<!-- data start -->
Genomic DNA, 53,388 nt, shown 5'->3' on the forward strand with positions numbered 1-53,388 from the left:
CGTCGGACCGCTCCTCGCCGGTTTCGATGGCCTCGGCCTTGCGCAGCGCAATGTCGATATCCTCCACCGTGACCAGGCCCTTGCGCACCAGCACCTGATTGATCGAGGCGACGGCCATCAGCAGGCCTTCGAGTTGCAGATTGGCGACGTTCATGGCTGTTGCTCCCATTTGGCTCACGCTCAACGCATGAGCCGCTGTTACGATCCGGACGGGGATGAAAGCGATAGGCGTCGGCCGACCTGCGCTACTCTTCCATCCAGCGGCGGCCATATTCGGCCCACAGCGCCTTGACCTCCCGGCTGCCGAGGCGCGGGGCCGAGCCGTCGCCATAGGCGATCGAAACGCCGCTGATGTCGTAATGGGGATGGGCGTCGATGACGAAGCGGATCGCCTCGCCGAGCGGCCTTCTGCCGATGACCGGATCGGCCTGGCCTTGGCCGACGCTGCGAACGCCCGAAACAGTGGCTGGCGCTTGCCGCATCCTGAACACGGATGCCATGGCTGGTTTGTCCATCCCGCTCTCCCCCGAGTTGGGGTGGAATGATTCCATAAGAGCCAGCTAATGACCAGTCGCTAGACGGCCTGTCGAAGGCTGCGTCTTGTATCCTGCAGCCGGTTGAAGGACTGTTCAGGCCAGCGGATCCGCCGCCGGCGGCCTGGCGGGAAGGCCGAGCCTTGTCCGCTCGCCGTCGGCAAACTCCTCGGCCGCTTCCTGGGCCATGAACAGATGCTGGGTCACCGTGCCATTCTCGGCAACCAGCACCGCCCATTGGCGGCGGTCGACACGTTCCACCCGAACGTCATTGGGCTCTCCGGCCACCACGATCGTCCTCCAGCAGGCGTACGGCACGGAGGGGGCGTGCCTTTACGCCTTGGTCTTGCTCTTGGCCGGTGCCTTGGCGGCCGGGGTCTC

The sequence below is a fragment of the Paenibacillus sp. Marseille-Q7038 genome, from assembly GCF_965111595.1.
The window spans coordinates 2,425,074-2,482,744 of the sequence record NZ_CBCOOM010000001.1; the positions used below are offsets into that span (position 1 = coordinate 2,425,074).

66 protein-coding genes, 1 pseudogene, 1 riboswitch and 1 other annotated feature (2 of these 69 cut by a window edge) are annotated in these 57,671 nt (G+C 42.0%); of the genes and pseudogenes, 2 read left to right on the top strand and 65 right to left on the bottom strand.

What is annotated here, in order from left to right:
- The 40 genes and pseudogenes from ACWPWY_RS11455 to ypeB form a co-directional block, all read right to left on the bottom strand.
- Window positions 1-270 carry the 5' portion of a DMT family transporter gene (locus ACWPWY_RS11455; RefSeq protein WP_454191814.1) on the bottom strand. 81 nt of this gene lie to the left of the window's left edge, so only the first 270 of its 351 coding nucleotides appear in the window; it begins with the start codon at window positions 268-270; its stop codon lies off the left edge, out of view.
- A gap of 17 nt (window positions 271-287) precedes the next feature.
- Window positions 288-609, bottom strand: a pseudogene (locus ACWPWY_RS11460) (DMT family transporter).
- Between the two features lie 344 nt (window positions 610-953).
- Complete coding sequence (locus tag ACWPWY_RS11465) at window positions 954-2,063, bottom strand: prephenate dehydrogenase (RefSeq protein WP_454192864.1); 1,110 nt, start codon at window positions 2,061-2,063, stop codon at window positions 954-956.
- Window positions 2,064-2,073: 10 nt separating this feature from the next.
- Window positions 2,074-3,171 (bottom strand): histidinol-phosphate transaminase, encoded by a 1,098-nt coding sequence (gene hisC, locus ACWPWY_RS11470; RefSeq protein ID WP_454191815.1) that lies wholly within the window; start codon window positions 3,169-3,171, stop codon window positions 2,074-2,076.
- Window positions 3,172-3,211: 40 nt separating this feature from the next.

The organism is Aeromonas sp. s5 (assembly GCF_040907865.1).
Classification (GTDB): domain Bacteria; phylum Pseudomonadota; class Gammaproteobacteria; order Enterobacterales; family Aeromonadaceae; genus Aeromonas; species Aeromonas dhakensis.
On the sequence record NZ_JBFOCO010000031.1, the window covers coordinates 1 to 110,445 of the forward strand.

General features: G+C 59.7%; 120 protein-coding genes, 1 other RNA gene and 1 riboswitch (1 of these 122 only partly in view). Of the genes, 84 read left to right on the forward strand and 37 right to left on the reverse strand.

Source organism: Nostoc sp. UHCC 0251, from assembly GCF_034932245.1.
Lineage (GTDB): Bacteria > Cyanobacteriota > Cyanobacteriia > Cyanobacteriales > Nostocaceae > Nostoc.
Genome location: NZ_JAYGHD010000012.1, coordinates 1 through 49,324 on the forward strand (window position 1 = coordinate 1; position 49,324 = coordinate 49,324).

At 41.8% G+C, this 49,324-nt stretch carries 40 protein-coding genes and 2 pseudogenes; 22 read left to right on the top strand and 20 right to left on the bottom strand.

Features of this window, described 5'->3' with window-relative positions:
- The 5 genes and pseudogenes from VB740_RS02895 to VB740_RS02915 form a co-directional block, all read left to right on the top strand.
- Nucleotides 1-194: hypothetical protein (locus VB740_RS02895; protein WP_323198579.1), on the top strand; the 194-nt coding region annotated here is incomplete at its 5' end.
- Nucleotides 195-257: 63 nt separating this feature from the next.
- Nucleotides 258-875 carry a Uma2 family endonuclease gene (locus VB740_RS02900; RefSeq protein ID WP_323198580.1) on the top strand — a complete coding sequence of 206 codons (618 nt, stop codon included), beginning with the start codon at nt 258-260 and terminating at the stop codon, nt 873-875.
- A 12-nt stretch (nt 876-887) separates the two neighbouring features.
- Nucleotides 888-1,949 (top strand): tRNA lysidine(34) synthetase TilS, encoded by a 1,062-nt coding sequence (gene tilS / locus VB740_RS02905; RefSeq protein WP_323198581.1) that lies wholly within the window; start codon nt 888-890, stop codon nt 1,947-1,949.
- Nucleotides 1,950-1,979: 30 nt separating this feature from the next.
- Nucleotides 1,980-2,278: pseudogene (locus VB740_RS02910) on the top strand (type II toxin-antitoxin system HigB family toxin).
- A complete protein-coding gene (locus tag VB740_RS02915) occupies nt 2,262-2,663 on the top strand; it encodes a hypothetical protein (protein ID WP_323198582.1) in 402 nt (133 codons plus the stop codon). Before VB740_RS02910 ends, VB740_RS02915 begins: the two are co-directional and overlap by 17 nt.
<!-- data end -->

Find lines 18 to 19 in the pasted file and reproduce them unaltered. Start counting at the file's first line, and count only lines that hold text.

On the sequence record NZ_JBFOCO010000031.1, the window covers coordinates 1 to 110,445 of the forward strand.

General features: G+C 59.7%; 120 protein-coding genes, 1 other RNA gene and 1 riboswitch (1 of these 122 only partly in view). Of the genes, 84 read left to right on the forward strand and 37 right to left on the reverse strand.